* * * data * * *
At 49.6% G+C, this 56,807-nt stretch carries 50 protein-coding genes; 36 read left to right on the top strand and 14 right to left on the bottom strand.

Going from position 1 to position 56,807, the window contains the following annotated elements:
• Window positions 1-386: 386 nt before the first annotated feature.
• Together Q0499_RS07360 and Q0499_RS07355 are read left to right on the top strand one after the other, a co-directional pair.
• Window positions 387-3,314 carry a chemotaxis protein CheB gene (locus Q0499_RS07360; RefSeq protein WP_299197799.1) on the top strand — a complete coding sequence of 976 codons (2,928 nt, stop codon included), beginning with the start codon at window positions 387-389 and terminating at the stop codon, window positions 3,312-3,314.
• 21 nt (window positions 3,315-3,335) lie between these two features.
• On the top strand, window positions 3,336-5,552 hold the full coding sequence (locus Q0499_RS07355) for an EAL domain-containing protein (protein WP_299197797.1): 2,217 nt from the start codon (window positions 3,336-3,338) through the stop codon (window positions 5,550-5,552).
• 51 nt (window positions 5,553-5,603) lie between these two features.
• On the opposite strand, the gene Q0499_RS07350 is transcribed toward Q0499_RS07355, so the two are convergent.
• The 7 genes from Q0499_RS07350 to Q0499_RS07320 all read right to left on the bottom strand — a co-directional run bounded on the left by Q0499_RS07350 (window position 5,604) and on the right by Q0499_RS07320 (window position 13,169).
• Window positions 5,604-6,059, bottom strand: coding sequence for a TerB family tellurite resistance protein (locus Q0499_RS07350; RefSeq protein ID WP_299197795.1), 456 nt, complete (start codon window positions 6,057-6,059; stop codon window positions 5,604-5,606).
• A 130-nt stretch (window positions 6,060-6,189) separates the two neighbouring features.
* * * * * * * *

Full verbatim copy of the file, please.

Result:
At 49.6% G+C, this 56,807-nt stretch carries 50 protein-coding genes; 36 read left to right on the top strand and 14 right to left on the bottom strand.

Going from position 1 to position 56,807, the window contains the following annotated elements:
• Window positions 1-386: 386 nt before the first annotated feature.
• Together Q0499_RS07360 and Q0499_RS07355 are read left to right on the top strand one after the other, a co-directional pair.
• Window positions 387-3,314 carry a chemotaxis protein CheB gene (locus Q0499_RS07360; RefSeq protein WP_299197799.1) on the top strand — a complete coding sequence of 976 codons (2,928 nt, stop codon included), beginning with the start codon at window positions 387-389 and terminating at the stop codon, window positions 3,312-3,314.
• 21 nt (window positions 3,315-3,335) lie between these two features.
• On the top strand, window positions 3,336-5,552 hold the full coding sequence (locus Q0499_RS07355) for an EAL domain-containing protein (protein WP_299197797.1): 2,217 nt from the start codon (window positions 3,336-3,338) through the stop codon (window positions 5,550-5,552).
• 51 nt (window positions 5,553-5,603) lie between these two features.
• On the opposite strand, the gene Q0499_RS07350 is transcribed toward Q0499_RS07355, so the two are convergent.
• The 7 genes from Q0499_RS07350 to Q0499_RS07320 all read right to left on the bottom strand — a co-directional run bounded on the left by Q0499_RS07350 (window position 5,604) and on the right by Q0499_RS07320 (window position 13,169).
• Window positions 5,604-6,059, bottom strand: coding sequence for a TerB family tellurite resistance protein (locus Q0499_RS07350; RefSeq protein ID WP_299197795.1), 456 nt, complete (start codon window positions 6,057-6,059; stop codon window positions 5,604-5,606).
• A 130-nt stretch (window positions 6,060-6,189) separates the two neighbouring features.